Social Media

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  • Learn how to harness common social media platforms—such as Twitter, Facebook, Google, YouTube, and Flickr—to accelerate student learning.

Social Media

Learn how to harness common social media platforms—such as Twitter, Facebook, Google, YouTube, and Flickr—to accelerate student learning.

course

Learn how to harness common social media platforms—such as Twitter, Facebook, Google, YouTube, and Flickr—to accelerate student learning.

  • Moving from social networking to "social netlearning"
  • Balancing social media with in-class activities
  • Creating social media guidelines
  • Using Twitter for polls
  • Using Facebook for student-generated test questions
  • Connecting to real-world scenarios and people
  • Using ReadWriteThink and Facebook to construct timelines
  • Using Flickr and YouTube to collect student fieldwork
  • Showcasing student work in online portfolios
  • 1.2 Welcome
  • 1.3 What should you know before watching this course
  • 1.4 Using exercise files
  • 2.2 Moving from social media to social net learning
  • 2.3 Learning as a social activity
  • 2.4 Getting social: Social media, social networking, and other social tools
  • 2.5 Balancing social media use with traditional strategies
  • 2.6 Deciding whether or not to use social media with your class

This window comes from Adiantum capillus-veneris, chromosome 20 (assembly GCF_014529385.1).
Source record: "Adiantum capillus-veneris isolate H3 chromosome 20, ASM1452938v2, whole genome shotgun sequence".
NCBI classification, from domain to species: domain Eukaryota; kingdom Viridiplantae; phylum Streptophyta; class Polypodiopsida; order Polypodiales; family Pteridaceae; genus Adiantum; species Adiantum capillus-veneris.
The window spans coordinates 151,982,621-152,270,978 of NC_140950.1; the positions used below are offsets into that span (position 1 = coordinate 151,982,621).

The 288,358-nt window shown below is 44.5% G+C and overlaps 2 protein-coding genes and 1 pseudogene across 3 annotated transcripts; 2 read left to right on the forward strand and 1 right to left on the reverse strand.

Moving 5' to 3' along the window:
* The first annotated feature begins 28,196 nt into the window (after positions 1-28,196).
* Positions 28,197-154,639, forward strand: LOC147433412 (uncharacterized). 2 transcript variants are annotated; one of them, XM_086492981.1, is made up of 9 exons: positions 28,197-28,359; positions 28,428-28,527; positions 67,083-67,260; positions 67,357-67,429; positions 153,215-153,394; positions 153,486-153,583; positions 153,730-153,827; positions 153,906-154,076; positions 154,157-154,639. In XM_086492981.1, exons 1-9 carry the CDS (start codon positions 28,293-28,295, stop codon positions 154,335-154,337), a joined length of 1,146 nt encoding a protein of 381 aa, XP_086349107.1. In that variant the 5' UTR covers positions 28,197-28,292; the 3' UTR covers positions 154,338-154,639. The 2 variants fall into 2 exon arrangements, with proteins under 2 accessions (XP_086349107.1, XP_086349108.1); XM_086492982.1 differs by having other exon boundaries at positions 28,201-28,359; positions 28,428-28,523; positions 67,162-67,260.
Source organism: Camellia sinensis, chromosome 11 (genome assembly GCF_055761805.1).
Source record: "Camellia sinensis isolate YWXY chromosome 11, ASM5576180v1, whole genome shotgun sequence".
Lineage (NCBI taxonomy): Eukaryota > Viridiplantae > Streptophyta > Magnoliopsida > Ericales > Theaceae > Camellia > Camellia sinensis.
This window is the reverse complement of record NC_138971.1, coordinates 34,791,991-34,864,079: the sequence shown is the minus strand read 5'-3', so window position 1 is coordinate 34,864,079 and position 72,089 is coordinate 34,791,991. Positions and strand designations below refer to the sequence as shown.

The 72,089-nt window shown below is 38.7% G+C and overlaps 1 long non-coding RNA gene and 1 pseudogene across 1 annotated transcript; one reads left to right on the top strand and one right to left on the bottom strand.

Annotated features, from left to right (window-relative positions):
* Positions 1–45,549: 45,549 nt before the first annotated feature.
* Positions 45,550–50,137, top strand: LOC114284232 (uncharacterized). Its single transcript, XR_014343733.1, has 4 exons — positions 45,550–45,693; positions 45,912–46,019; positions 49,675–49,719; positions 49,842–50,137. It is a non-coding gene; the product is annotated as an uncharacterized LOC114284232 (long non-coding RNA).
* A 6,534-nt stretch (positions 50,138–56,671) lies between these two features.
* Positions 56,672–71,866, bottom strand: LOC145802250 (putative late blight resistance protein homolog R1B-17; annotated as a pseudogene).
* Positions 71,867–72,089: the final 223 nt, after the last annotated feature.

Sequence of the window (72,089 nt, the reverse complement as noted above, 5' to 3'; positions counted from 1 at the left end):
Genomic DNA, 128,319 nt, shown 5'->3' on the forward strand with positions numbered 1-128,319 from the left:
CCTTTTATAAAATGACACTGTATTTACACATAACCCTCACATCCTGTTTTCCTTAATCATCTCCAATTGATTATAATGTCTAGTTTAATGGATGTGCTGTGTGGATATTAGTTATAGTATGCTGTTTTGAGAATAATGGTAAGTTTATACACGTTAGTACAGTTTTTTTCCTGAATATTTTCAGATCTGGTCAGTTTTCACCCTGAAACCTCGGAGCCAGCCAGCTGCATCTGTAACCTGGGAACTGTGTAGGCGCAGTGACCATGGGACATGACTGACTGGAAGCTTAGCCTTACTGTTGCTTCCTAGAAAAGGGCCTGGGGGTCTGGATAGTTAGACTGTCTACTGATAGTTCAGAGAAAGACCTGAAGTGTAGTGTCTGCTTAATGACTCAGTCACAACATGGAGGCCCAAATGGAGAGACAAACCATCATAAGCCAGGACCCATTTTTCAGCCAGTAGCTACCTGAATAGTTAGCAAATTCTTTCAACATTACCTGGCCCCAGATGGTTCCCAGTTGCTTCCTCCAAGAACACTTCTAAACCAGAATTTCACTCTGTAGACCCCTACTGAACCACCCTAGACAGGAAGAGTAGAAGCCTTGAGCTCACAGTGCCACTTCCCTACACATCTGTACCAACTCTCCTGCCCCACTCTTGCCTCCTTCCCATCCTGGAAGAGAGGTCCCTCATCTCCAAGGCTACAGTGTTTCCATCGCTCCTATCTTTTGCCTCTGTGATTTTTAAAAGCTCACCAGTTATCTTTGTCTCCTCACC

• 2.7 Creating guidelines for learning with social media in your class
  • 2.8 Guiding lines in "identity management"
  • 2.9 Ensuring equity when using social media with your class
  • 3.2 Looking at social media
  • 3.3 Using Twitter as a class "backchannel" during lectures
  • 3.4 Using Twitter and Google jockey to augment lectures
  • 3.5 Using Twitter polls during lectures
  • 3.6 Using TodaysMeet or GoReact to facilitate in-class feed back for student presentations
  • 3.7 Using Twitter or Facebook for collaborative learning activities
  • 3.8 Classroom assessment technique: Using Twitter for one-minute paper
  • 3.9 Classroom assessment technique: Using Facebook for the student-generated test questions
  • 4.2 Looking at social media outside the classroom
  • 4.3 Using Twitter, Facebook, or social reading tools to discuss class readings
  • 4.4 Using Twitter, Facebook, or Diigo to connect to real word scenarios and people
  • 4.5 Using Diigo, Google Docs, and Voice Thread for small group projects
  • 4.6 Using Twitter or Facebook for writing-to-learn assignments
  • 4.7 Using ReadWriteThink or Facebook to construct timelines
  • 4.8 Using Flickr or Youtube to collect student field work
  • 4.9 Using Pinterest, blogs, or Pathbrite portfolios to showcase student work
  • 5.2 Key takeaways